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HomeBusiness Advice​Seven Tips for Selling Art Online

​Seven Tips for Selling Art Online

If you are reading this blog, chances are you are someone in a creative field looking for the best strategies to thrive in your career. Past posts have covered a lot of ground when it comes to living the life of a working artist, but it’s time to get down to some brass tacks. The internet makes it easier than ever to find outlets to sell your art, but just as with everything in life, there are dos and don’ts when it comes to selling your art online, if that is something you are interested in. Here are seven tips to get you on the path to success today. And keep a lookout for an upcoming course about how to sell art online which will go into further detail about these topics.

1. Find your niche. Know your audience. No matter how you say it, this point cannot be stressed enough. Just like in every other business, it is critical that you, the artist, identify your market niche and play to them. Every successful business operates this way. The owner of a tractor supply store doesn’t waste time and money setting up at a bridal show. Be honest about your work, if it translates to fairs and craft websites, target them. If it needs a very specific audience, leave no stone unturned until you find them and then market directly to them. Before you use any other tips offered here, be sure you know exactly who you are selling to. Landscape painter, conceptual artist, sculptor, etc., all have specific audiences, know your type of collector.

2. Define your brand. It may sound like marketing speak, but if you want to sell art (or anything) it is a good idea to consider your brand. In other words, narrow it down. Define, for potential buyers, who you are and what you offer. This does not mean that you can’t expand your brand over time, it just means offering a clear description of you as an artist from the get-go. From ethereal art to portraits, you have a brand, or one line that articulates who you are. If you ever read about the recipients of the McArthur genius grants, their work is usually summed up in a sentence or two, and that, in effect, is their brand.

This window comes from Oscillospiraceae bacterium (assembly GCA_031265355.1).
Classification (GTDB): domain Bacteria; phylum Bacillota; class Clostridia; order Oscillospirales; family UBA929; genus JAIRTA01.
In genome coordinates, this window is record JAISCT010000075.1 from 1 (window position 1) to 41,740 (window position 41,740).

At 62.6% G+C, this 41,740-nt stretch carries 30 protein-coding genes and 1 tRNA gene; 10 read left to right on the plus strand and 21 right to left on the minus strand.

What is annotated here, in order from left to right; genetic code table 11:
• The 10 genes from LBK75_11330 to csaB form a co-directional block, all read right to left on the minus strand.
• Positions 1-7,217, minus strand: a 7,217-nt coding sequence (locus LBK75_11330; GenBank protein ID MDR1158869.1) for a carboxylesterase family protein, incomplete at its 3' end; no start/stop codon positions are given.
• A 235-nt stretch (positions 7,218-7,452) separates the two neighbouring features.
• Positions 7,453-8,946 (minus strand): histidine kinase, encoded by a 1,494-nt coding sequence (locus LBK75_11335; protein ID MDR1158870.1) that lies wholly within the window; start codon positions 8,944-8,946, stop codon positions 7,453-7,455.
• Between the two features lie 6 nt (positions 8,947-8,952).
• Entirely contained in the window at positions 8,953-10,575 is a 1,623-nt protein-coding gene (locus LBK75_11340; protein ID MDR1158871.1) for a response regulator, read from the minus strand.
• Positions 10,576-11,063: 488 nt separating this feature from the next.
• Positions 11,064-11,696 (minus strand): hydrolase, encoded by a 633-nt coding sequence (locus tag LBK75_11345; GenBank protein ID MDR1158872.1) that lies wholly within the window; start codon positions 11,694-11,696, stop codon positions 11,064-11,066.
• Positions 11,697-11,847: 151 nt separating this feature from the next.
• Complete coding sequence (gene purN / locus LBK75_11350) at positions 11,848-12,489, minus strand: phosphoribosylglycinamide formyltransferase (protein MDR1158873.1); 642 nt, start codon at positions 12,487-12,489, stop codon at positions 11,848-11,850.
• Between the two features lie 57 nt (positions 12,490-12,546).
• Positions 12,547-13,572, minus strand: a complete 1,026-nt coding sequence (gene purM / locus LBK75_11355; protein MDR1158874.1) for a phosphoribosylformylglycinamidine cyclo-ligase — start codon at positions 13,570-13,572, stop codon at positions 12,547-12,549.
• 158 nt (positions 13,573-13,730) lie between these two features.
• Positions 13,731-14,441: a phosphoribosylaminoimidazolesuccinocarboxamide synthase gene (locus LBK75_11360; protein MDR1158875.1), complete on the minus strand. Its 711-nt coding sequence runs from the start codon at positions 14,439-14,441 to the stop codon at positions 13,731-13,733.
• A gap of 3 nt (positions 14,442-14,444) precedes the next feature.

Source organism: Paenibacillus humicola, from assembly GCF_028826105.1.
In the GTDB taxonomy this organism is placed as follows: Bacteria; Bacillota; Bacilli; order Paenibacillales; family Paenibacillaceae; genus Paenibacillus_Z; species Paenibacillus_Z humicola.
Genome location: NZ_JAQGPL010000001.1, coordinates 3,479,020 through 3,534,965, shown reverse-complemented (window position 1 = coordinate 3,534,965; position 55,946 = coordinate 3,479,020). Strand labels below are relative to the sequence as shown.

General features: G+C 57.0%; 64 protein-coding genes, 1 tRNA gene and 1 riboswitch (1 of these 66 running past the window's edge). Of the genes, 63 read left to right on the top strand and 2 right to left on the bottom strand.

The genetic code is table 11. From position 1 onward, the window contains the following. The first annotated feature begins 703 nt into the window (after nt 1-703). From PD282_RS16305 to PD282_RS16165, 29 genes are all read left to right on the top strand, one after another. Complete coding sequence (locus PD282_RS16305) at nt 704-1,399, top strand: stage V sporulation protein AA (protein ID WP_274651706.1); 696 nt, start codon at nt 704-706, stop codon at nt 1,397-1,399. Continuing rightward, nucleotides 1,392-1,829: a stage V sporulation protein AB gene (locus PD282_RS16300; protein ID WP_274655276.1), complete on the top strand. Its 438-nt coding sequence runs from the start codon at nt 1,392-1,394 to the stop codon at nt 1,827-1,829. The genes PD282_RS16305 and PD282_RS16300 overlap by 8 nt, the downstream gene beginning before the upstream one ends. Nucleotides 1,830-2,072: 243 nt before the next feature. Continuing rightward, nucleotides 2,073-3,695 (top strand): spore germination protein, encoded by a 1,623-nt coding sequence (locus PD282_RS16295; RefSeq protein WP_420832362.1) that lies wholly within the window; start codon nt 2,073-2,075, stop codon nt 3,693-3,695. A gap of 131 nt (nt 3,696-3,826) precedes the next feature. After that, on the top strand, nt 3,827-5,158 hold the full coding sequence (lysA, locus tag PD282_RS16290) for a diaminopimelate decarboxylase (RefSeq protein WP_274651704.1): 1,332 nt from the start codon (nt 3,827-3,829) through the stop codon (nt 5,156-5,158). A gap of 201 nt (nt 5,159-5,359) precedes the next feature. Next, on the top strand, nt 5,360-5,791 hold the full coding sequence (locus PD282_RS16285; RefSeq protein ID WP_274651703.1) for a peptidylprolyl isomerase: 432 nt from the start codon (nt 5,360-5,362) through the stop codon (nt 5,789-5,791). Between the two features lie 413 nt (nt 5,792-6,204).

3. Don’t be afraid to market your art. There is often a perception that making money from your art is tantamount to “selling out.” In order to be a successful, working artist, you must let go of any stigma you may be holding onto in this regard. While it is important to maintain the integrity of your work, there is absolutely nothing wrong with promoting yourself as an artist. Once you have identified your niche, seek out websites that cater to this sort of buyer. Again, be honest about your work. If you create savvy political cartoons that would look great on tee shirts, coffee mugs, and calendars, seek out sites that can make this happen. If you wish to sell original works or prints, but not merchandise your art further, that’s a whole other market. The bottom line is, no artist was ever successful who didn’t accept that it’s ok to market.

4. Make smart decisions about the value of your art. Of course, to you every piece you create is priceless, but in the real world of the art market, there needs to be an actual, realistic value placed on your work. There are ways in which you can increase the value of your art (which will be covered in our upcoming course) but being honest about the value of your art to potential buyers will help you avoid frustration.

5. Build your own website. I repeat, build your own website. There are countless sites out there today that make it easy and inexpensive to build your own website with your own domain name. It’s a great idea (as mentioned in tips #2 & #3) to seek out other sites where your art could sell, but it is also important that you claim your own little corner of the internet. Here you can tell your whole story, link to other sites where you art may be available, and even begin your own blog to stay connected to your audience.

6. Social media is a big piece of the puzzle for thriving businesses today. Whether or not you have a personal account at one of the major social media outlets, you need one as a professional. In a previous post we discussed specific social media platforms and even an app that allows you to turn your social media account into a virtual storefront. No matter how you feel about social media, as a working artist you will need to make it part of your life. At the least, use Instagram, its a great forum for visual artists.

7. Consistency is key. Through all of the tips here, and as you continue on your journey toward becoming a thriving artist, you need to remain consistent in your message, your work, and your quality of customer relationships. Art is different from other fields in many, significant ways, but business is business. Customers are more likely to return and to give positive feedback if they have a consistent, positive experience when purchasing your work.

There you have it. Seven ways you can enhance your online art sales. Again, be sure to check back for our upcoming course about selling art online. More blog posts will also be gettinginto more depth on this.



    • I have never heard of a place or person that does it all for you without being some kind of scam or rip-off. Marketing agencies and PR agencies are not the right fit and cost a fortune, and if galleries take 50% and you are hiring someone to reach out to galleries and they take a percentage, it doesnt leave you with much! You have to do it yourself and if you can, hire an assistant for an hourly wage, a few hours a week and you can get tons done that way


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